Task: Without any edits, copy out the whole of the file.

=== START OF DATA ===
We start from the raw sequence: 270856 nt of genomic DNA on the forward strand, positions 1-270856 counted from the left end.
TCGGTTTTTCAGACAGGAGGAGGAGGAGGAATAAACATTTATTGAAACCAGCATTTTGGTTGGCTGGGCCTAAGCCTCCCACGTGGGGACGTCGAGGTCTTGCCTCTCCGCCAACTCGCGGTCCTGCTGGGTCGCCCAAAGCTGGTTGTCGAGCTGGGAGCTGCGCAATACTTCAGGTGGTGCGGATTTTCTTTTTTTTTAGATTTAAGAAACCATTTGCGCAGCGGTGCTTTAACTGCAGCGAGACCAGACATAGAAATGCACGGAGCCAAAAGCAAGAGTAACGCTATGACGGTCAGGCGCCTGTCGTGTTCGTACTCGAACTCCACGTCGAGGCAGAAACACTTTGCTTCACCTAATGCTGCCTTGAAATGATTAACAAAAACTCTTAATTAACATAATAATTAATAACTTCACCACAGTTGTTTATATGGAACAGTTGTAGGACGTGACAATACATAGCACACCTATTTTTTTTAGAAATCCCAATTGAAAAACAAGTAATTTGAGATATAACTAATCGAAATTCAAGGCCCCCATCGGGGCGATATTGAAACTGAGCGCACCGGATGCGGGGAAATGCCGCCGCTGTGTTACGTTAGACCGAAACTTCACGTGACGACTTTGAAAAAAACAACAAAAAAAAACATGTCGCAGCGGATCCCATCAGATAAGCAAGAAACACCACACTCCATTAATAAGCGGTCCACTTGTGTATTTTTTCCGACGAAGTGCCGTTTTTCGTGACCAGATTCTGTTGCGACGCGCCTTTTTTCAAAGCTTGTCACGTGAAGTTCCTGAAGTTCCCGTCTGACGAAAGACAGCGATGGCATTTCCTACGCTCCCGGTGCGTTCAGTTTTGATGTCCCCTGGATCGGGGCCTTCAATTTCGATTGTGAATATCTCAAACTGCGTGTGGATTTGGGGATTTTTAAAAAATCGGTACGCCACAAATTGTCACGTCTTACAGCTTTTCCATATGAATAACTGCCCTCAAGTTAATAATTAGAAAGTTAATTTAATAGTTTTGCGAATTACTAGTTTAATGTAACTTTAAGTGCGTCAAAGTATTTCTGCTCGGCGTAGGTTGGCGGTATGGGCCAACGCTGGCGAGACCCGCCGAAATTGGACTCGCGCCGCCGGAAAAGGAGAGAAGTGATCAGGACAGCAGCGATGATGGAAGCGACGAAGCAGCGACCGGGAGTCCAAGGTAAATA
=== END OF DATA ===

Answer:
We start from the raw sequence: 270856 nt of genomic DNA on the forward strand, positions 1-270856 counted from the left end.
TCGGTTTTTCAGACAGGAGGAGGAGGAGGAATAAACATTTATTGAAACCAGCATTTTGGTTGGCTGGGCCTAAGCCTCCCACGTGGGGACGTCGAGGTCTTGCCTCTCCGCCAACTCGCGGTCCTGCTGGGTCGCCCAAAGCTGGTTGTCGAGCTGGGAGCTGCGCAATACTTCAGGTGGTGCGGATTTTCTTTTTTTTTAGATTTAAGAAACCATTTGCGCAGCGGTGCTTTAACTGCAGCGAGACCAGACATAGAAATGCACGGAGCCAAAAGCAAGAGTAACGCTATGACGGTCAGGCGCCTGTCGTGTTCGTACTCGAACTCCACGTCGAGGCAGAAACACTTTGCTTCACCTAATGCTGCCTTGAAATGATTAACAAAAACTCTTAATTAACATAATAATTAATAACTTCACCACAGTTGTTTATATGGAACAGTTGTAGGACGTGACAATACATAGCACACCTATTTTTTTTAGAAATCCCAATTGAAAAACAAGTAATTTGAGATATAACTAATCGAAATTCAAGGCCCCCATCGGGGCGATATTGAAACTGAGCGCACCGGATGCGGGGAAATGCCGCCGCTGTGTTACGTTAGACCGAAACTTCACGTGACGACTTTGAAAAAAACAACAAAAAAAAACATGTCGCAGCGGATCCCATCAGATAAGCAAGAAACACCACACTCCATTAATAAGCGGTCCACTTGTGTATTTTTTCCGACGAAGTGCCGTTTTTCGTGACCAGATTCTGTTGCGACGCGCCTTTTTTCAAAGCTTGTCACGTGAAGTTCCTGAAGTTCCCGTCTGACGAAAGACAGCGATGGCATTTCCTACGCTCCCGGTGCGTTCAGTTTTGATGTCCCCTGGATCGGGGCCTTCAATTTCGATTGTGAATATCTCAAACTGCGTGTGGATTTGGGGATTTTTAAAAAATCGGTACGCCACAAATTGTCACGTCTTACAGCTTTTCCATATGAATAACTGCCCTCAAGTTAATAATTAGAAAGTTAATTTAATAGTTTTGCGAATTACTAGTTTAATGTAACTTTAAGTGCGTCAAAGTATTTCTGCTCGGCGTAGGTTGGCGGTATGGGCCAACGCTGGCGAGACCCGCCGAAATTGGACTCGCGCCGCCGGAAAAGGAGAGAAGTGATCAGGACAGCAGCGATGATGGAAGCGACGAAGCAGCGACCGGGAGTCCAAGGTAAATA